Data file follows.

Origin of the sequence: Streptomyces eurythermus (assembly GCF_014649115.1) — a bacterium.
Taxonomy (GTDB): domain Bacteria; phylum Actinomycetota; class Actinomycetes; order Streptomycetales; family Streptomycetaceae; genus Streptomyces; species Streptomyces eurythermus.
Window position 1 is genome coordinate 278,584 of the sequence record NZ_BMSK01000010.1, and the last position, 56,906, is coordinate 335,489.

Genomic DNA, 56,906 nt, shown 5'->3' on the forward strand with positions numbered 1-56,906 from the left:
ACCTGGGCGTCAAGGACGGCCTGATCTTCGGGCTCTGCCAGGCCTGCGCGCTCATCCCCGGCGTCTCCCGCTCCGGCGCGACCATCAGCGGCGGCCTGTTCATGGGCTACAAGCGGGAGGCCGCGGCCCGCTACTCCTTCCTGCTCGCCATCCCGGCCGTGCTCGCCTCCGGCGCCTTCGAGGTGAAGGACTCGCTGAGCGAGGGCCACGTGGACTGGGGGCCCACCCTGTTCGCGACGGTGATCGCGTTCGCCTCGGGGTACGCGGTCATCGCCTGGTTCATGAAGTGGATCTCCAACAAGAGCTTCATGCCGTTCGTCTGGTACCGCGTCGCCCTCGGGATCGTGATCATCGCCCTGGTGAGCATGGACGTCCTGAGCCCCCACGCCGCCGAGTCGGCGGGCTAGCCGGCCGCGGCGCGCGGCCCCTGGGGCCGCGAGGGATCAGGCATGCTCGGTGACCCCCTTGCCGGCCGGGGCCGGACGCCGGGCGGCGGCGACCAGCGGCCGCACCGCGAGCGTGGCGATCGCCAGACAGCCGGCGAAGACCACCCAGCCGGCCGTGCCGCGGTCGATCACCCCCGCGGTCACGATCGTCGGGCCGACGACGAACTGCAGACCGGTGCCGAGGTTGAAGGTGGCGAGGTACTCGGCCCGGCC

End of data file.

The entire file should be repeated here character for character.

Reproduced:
Origin of the sequence: Streptomyces eurythermus (assembly GCF_014649115.1) — a bacterium.
Taxonomy (GTDB): domain Bacteria; phylum Actinomycetota; class Actinomycetes; order Streptomycetales; family Streptomycetaceae; genus Streptomyces; species Streptomyces eurythermus.
Window position 1 is genome coordinate 278,584 of the sequence record NZ_BMSK01000010.1, and the last position, 56,906, is coordinate 335,489.

Genomic DNA, 56,906 nt, shown 5'->3' on the forward strand with positions numbered 1-56,906 from the left:
ACCTGGGCGTCAAGGACGGCCTGATCTTCGGGCTCTGCCAGGCCTGCGCGCTCATCCCCGGCGTCTCCCGCTCCGGCGCGACCATCAGCGGCGGCCTGTTCATGGGCTACAAGCGGGAGGCCGCGGCCCGCTACTCCTTCCTGCTCGCCATCCCGGCCGTGCTCGCCTCCGGCGCCTTCGAGGTGAAGGACTCGCTGAGCGAGGGCCACGTGGACTGGGGGCCCACCCTGTTCGCGACGGTGATCGCGTTCGCCTCGGGGTACGCGGTCATCGCCTGGTTCATGAAGTGGATCTCCAACAAGAGCTTCATGCCGTTCGTCTGGTACCGCGTCGCCCTCGGGATCGTGATCATCGCCCTGGTGAGCATGGACGTCCTGAGCCCCCACGCCGCCGAGTCGGCGGGCTAGCCGGCCGCGGCGCGCGGCCCCTGGGGCCGCGAGGGATCAGGCATGCTCGGTGACCCCCTTGCCGGCCGGGGCCGGACGCCGGGCGGCGGCGACCAGCGGCCGCACCGCGAGCGTGGCGATCGCCAGACAGCCGGCGAAGACCACCCAGCCGGCCGTGCCGCGGTCGATCACCCCCGCGGTCACGATCGTCGGGCCGACGACGAACTGCAGACCGGTGCCGAGGTTGAAGGTGGCGAGGTACTCGGCCCGGCC